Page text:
Founded in 2001 by Rye Barcott, Salim Mohamed, and the late Tabitha Atieno Festo, Carolina for Kibera is a 501(c)(3) international non-governmental organization based in the Kibera slum of Nairobi, Kenya. CFK has an office and youth center in Kibera, as well as support services based at the Center for Global Initiatives (CGI) at The University of North Carolina at Chapel Hill. A pioneer of grassroots participatory development, CFK leads a community based sports program, girls' center, medical clinic, and waste management program.

At its core, Carolina for Kibera (CFK) believes that community problems require local solutions run by local leaders. To that end, their staff in Kenya is made up of sixty full and part time staff – all are Kenyan and many are from Kibera. In the US, CFK employs only one full-time staff. In addition, hundreds of dedicated volunteers and board members support their Kenyan staff in whatever ways they can with no thought of reward.

Creating and Sustaining Holistic Change

CFK creates sustainable, positive solutions. We seek out local leaders to champion change and partner with individuals and groups both inside and outside of the community who believe in a better future for Kibera.

Effective change is change that continues. CFK ensures lasting and widespread impact through an idea we call “cascading leadership.”

CFK staff members do not simply deliver good and services to Kibera. Instead they collaborate with community leaders to create ambitious and wide-reaching programs that reach thousands of residents. Through direct involvement, community members become ambassadors of positive impact for their families and friends. As older participants assume leadership roles, they multiply impact by growing programs, engaging their personal networks and inspiring the next generation of leaders.The positive impact of these local leaders spread, or ‘cascades,’ through the community.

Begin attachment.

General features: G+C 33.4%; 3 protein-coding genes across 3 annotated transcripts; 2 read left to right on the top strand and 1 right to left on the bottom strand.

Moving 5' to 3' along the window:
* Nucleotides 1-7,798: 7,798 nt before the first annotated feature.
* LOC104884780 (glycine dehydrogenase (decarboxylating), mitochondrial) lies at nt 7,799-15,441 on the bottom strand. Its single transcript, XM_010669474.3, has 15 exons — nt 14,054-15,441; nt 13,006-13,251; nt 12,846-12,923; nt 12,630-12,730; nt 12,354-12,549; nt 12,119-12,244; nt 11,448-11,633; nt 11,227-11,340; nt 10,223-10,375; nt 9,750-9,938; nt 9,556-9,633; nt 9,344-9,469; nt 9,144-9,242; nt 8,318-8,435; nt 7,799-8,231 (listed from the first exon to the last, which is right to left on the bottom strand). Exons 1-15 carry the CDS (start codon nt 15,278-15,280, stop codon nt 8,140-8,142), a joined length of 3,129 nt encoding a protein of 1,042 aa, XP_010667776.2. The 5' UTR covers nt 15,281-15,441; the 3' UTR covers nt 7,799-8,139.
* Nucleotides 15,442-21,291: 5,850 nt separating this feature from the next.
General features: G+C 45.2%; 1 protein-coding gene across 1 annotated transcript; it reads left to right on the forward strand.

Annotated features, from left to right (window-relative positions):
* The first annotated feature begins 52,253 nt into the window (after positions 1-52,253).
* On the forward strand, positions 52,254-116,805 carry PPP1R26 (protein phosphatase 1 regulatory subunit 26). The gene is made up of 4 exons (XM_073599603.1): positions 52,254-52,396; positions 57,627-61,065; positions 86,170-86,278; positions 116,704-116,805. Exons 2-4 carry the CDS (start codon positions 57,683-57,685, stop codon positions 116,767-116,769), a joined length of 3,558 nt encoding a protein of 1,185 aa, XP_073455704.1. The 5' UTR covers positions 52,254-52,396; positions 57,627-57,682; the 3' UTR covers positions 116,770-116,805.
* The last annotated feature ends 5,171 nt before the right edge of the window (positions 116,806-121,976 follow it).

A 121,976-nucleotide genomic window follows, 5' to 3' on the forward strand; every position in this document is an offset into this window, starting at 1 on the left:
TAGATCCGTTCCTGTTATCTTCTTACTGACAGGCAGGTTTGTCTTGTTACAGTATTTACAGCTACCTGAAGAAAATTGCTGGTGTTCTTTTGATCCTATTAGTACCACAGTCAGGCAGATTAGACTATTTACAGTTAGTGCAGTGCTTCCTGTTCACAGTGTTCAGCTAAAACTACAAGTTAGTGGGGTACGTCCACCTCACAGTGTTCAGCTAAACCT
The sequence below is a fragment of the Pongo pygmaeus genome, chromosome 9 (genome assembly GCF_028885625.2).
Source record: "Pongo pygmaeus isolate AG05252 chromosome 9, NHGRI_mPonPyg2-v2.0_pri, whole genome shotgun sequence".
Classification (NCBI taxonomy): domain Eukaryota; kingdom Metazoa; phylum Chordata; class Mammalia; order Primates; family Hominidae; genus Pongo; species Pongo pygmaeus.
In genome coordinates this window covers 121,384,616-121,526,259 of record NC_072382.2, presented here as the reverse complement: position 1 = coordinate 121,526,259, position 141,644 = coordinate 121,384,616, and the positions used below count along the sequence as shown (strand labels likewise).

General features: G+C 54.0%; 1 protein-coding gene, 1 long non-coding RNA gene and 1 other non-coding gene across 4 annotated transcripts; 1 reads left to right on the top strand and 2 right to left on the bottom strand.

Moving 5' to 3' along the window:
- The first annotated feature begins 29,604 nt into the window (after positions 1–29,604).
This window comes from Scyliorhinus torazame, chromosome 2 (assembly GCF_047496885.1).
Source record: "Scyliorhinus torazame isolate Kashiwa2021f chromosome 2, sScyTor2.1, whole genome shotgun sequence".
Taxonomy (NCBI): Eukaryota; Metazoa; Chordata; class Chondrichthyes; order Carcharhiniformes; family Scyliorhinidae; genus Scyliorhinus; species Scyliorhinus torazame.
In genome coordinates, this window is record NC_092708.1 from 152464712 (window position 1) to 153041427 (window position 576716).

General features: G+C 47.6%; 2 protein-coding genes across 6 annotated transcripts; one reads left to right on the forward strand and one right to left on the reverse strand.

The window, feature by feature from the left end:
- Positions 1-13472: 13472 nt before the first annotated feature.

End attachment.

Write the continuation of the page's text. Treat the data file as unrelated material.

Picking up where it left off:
A Three-Tiered Approach:

Poverty is complex – its solutions are never easy. The best strategies are both specialized and integrative, addressing the needs of a whole person. Our three-priority areas reflect our dedication to creating sustainable, far-reaching change.


Access to information and high-quality health care ensures a higher quality of life for people of all ages. CFK works to provide all Kiberans comprehensive medical services and the resources and education to keep themselves and their families healthy.


Educated, socially responsible leaders are fundamental to building a strong community. CFK fosters gender and ethnic understanding and provides educational scholarships for bright and needy students. We build self-confidence, develop leadership skills and promote community service through a wide variety of programs.


Advancing locally-owned businesses requires a supportive network of mentors, investors, and innovators. CFK offers training in financial literacy, business skills and entrepreneurship for residents of Kibera.

We provide healthcare. We give scholarships. We empower through soccer and jump rope. We clean up trash. We give girls a place to express themselves. We give HIV tests and anti-retroviral drugs. We nurture entrepreneurs. We teach peace.


  • Visit to Carolina for Kibera!

    The private taxi made a sudden turn from the shaded, leafy suburbs of Kilimani into the sunny and dusty slums of Kibera, and ours very quickly became the only car on the road. We slowly proceeded deeper into the heart of the largest urban slum in Africa, the paved road giving way to red dirt. Tiny shops set in corrugated metal shacks filled both sides of the street, selling everything from clothing to charcoal. Nairobi is well-known for its extremes of wealth, but the sudden shift from embassies and estates to shanties was a shock. It was only the first to occur. I volunteer with Givology, a young, all-volunteer social enterprise that partners with and supports grassroots education nonprofits around the world. Among the organization that we sponsor is Carolina for Kibera, a locally run community organization that serves the inhabitants of Kibera, a large settlement that has been entirely neglected by the Kenyan government. Kibera--which has an unknown population of between 170,000 a...

16 Students and Projects